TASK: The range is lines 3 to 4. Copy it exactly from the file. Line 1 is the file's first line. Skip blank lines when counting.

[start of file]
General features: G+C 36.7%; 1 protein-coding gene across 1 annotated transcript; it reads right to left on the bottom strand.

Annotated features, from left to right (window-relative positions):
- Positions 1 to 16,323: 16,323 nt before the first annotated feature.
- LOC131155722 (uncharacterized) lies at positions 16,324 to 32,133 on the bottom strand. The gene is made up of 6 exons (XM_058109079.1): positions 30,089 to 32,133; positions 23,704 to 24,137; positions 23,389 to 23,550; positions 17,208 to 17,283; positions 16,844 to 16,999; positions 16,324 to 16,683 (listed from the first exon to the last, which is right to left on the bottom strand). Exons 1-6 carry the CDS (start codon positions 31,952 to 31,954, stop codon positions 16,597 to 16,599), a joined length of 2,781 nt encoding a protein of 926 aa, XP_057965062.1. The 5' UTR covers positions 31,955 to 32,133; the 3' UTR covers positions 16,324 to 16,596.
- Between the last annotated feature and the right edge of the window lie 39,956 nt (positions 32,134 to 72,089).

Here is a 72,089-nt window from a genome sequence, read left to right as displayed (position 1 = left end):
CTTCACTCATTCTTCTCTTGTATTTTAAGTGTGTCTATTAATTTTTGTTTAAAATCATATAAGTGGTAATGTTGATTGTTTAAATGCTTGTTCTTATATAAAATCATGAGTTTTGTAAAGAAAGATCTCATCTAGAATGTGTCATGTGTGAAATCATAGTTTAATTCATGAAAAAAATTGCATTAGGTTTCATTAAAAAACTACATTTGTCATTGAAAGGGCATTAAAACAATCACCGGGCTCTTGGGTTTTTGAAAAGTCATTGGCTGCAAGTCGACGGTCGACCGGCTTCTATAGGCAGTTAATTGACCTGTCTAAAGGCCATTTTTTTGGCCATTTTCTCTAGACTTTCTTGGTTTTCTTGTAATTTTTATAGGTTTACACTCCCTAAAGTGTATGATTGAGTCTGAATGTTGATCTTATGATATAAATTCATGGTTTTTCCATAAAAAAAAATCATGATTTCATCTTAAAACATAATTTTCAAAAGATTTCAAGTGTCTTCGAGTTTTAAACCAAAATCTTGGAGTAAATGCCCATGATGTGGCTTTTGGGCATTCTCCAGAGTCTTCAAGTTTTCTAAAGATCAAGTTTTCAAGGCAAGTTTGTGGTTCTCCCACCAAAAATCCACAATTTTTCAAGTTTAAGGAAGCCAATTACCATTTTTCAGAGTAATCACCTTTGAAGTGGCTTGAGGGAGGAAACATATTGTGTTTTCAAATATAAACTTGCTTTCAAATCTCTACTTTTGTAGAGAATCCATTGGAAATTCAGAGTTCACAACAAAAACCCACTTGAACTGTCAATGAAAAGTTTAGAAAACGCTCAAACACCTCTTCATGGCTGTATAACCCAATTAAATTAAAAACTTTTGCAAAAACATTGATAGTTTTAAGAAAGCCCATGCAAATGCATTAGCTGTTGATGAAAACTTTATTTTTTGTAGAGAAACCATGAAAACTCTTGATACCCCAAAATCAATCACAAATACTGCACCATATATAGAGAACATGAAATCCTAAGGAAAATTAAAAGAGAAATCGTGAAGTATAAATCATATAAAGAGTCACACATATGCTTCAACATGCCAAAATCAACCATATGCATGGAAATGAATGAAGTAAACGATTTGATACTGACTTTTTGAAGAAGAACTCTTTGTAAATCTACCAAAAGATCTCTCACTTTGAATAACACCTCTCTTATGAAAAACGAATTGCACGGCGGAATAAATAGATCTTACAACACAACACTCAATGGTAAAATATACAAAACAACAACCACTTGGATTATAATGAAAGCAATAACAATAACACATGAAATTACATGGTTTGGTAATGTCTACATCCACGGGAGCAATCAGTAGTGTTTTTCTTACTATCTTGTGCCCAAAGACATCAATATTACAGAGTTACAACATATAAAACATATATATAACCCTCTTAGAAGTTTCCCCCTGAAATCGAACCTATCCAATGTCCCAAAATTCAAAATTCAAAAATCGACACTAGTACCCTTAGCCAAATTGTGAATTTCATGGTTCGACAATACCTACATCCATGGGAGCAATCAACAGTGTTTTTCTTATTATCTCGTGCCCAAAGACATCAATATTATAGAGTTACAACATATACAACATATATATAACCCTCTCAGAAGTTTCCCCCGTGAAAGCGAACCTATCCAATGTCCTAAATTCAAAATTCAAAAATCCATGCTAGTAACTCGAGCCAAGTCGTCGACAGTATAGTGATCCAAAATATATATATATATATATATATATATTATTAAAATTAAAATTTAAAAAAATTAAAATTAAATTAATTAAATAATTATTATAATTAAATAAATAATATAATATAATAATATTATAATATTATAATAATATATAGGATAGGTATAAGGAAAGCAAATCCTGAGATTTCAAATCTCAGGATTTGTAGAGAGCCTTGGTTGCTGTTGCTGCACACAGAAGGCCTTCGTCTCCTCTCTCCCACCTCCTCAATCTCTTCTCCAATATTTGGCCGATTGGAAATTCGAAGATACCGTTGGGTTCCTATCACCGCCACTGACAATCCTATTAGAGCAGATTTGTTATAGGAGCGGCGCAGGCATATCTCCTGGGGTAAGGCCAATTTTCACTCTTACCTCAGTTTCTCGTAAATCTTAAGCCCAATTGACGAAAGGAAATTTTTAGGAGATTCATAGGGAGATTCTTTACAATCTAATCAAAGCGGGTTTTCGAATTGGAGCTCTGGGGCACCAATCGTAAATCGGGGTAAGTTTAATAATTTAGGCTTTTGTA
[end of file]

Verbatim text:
- Positions 1 to 16,323: 16,323 nt before the first annotated feature.
- LOC131155722 (uncharacterized) lies at positions 16,324 to 32,133 on the bottom strand. The gene is made up of 6 exons (XM_058109079.1): positions 30,089 to 32,133; positions 23,704 to 24,137; positions 23,389 to 23,550; positions 17,208 to 17,283; positions 16,844 to 16,999; positions 16,324 to 16,683 (listed from the first exon to the last, which is right to left on the bottom strand). Exons 1-6 carry the CDS (start codon positions 31,952 to 31,954, stop codon positions 16,597 to 16,599), a joined length of 2,781 nt encoding a protein of 926 aa, XP_057965062.1. The 5' UTR covers positions 31,955 to 32,133; the 3' UTR covers positions 16,324 to 16,596.